We provide a variety of connectors e.g. the SQL Database Connector, the Google Connector (Google Drive and Google Sheets), the File System Connector, the SharePoint Connector and others. While these connectors have varied capabilities , a common thread is that they can export your submission data into another system.
Everyone wants a smooth workflow. The word itself says it all. You want the work to flow as you focus intensely and produce results with minimal time wasted. Yet we all know that’s not how our workdays turn out.
Thankfully, there are tools you can use to get rid of distractions and time-consuming processes. Think of them as shortcuts that enable you to focus on your work rather than all the superfluous details.
A McKinsey report on social technologies found that simply by tapping into powerful applications, we can improve global productivity by 20 to 25%. The apps include those that can improve communication and collaboration between teams, saving time and improving performance.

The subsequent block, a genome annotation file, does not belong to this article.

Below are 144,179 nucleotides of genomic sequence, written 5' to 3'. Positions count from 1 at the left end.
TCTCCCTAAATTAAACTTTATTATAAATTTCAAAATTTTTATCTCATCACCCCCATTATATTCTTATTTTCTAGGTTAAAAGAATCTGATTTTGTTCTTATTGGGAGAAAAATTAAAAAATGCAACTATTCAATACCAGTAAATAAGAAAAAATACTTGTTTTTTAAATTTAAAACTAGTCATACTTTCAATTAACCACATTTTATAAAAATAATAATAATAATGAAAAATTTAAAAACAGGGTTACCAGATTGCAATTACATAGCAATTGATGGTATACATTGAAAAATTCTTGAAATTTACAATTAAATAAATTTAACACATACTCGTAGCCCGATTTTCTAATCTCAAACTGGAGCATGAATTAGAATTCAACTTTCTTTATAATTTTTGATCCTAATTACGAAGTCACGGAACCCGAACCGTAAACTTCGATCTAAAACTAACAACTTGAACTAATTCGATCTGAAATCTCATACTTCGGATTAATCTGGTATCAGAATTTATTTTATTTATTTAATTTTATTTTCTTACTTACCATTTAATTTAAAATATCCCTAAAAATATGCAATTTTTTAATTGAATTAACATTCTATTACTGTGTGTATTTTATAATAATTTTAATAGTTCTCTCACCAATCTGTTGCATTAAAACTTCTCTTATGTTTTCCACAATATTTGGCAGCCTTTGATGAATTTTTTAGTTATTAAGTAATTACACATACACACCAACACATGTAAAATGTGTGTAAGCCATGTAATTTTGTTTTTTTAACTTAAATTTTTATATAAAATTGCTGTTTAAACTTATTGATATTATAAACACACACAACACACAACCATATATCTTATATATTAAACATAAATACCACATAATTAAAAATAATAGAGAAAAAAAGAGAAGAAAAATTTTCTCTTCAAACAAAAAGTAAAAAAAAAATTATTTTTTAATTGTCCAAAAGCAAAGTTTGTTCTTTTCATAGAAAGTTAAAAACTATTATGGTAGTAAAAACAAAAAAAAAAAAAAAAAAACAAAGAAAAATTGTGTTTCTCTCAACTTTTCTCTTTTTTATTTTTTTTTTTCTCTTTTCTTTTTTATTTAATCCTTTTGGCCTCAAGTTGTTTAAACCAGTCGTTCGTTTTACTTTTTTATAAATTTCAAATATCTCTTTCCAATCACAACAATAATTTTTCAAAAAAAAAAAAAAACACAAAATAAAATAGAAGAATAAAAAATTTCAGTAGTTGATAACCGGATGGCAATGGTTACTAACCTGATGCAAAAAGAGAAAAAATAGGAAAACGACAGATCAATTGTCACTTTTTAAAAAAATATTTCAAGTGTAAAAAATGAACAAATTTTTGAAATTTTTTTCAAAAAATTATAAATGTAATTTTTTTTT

A typical organization deals with dozens of kinds of documents. These are everyday things like invoices, new hire paperwork, student records, 401(K) change request forms, contracts, purchase orders, absence records and so on.
Truth be told, you’re still likely to find large filing cabinets and folders filled with documents in many offices. People still print out their documents, stick them in a folder and put it in the corner filing cabinet. Of course, paper documents are hard to find, maintain, modify, send around etc. – the usual problems. They’re also vulnerable to disasters e.g. a fire could destroy years of information.
Today’s workflow software market is filled with confusing myths. In reality, automation has become affordable, easy and fast. Let’s clear up some of the worst misconceptions.
A workflow is an activity that someone in your organization performs on a routine basis to achieve a well-defined goal. Workflows are characterized by (i) a series of repetitive tasks and (ii) flow of data.
Common workflow examples used everyday across every business include purchase order processing, time off request approvals, travel reimbursements, and new hire onboarding.
Today, almost every business understands the benefits of automating these everyday processes. They know that talent is their most valuable resource and they don’t want employees to waste time on paper- or email-based processes.